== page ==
Top secret tunnels and a trip down London’s ‘super sewer’
This week, we’ve already taken you on the first passenger journey on Crossrail, but what else is going on beneath us in the capital?
London's new £4.2 billion Thames Tideway Tunnel, or ‘super sewer’, is due to open in 2025 to help cope with capital's overflowing waste water.
With the existing system, when there’s heavy rain, sewage overflows into the River Thames, polluting the water and killing marine life, which happens up to 60 times a year.
We take a trip down into one of the 70-metre deep project’s cavernous bores, at its Battersea riverside access shaft, to meet project manager Ignacio Tognaccini - and hear some surprising subterranean music.
In today’s episode we’ll also be looking at the challenges of digging through London’s damp clay while avoiding hundreds of years of other infrastructure projects, and making sure these huge bores don’t collapse in on themselves.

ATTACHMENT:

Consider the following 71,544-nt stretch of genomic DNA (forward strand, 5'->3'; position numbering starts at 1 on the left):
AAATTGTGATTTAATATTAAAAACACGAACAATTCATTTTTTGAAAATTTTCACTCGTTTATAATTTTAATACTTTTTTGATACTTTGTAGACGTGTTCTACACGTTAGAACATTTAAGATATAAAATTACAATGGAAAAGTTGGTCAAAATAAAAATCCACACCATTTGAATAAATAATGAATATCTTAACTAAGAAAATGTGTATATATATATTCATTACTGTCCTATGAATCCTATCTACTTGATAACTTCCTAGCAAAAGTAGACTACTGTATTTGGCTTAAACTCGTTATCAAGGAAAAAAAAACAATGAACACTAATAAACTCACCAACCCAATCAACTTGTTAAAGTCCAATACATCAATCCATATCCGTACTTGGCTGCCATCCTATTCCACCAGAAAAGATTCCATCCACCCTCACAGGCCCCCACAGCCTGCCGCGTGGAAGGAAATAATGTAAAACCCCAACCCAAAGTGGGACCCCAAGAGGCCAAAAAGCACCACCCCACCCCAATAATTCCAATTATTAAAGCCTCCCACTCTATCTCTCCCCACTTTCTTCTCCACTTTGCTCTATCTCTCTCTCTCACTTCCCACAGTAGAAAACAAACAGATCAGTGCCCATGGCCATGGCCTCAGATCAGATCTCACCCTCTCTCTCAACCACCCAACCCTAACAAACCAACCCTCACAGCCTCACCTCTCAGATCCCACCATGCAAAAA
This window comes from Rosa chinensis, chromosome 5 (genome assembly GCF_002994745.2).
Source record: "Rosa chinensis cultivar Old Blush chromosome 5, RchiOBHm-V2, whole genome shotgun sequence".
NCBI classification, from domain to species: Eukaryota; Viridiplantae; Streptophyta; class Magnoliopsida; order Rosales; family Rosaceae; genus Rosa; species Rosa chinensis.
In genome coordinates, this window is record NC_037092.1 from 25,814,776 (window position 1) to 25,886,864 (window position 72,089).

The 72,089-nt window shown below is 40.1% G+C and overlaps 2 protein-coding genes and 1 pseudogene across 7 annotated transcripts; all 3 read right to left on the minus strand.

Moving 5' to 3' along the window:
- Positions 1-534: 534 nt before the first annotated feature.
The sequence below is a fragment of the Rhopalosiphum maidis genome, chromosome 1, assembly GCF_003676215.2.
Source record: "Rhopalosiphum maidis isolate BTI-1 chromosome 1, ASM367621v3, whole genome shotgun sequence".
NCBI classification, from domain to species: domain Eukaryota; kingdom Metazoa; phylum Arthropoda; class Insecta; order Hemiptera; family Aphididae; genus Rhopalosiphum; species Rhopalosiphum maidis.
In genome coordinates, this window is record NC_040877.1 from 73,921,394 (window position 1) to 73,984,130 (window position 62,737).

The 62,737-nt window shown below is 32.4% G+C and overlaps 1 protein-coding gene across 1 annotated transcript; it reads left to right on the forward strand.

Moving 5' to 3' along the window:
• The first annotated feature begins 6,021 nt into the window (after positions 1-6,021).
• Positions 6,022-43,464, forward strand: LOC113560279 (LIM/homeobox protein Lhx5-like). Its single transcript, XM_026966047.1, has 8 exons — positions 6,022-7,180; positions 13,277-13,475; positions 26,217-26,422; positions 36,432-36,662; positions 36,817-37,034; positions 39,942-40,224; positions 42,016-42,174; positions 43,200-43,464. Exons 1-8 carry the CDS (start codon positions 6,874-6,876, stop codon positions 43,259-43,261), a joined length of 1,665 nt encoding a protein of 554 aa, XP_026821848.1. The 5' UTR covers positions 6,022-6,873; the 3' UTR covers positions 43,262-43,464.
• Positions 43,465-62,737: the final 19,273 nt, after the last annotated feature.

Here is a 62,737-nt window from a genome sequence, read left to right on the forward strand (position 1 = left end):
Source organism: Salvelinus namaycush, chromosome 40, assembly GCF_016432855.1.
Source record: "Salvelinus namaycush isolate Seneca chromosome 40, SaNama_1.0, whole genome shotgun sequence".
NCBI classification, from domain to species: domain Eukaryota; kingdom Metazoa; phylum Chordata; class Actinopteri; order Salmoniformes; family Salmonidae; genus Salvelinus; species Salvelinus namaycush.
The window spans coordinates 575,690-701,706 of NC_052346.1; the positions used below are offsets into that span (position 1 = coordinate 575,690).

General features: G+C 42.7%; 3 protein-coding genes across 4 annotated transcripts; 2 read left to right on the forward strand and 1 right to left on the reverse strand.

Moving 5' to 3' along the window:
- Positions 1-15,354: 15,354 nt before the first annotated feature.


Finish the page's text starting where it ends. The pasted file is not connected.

Plus we’ll look at the top secret stuff below the pavements, where maps show only a grey void and government telephone number.
The Leader speaks with Martin Knights, a tunnelling engineer who chairs construction firm London Bridge Associates, about modern digging processes and the challenges of avoided existing, centuries-old buried infrastructure.
We also meet infrastructure expert Liz Reynolds, an urban planner for Hackney-based studio called Tapestry and former town planning advisor for Crossrail’s central stations.
She discusses why it’s so tricky to find the best spot to dig and looks at early tunnels, such as the Brunel-built Thames Tunnel linking Wapping to Rotherhithe in the early 1800s.
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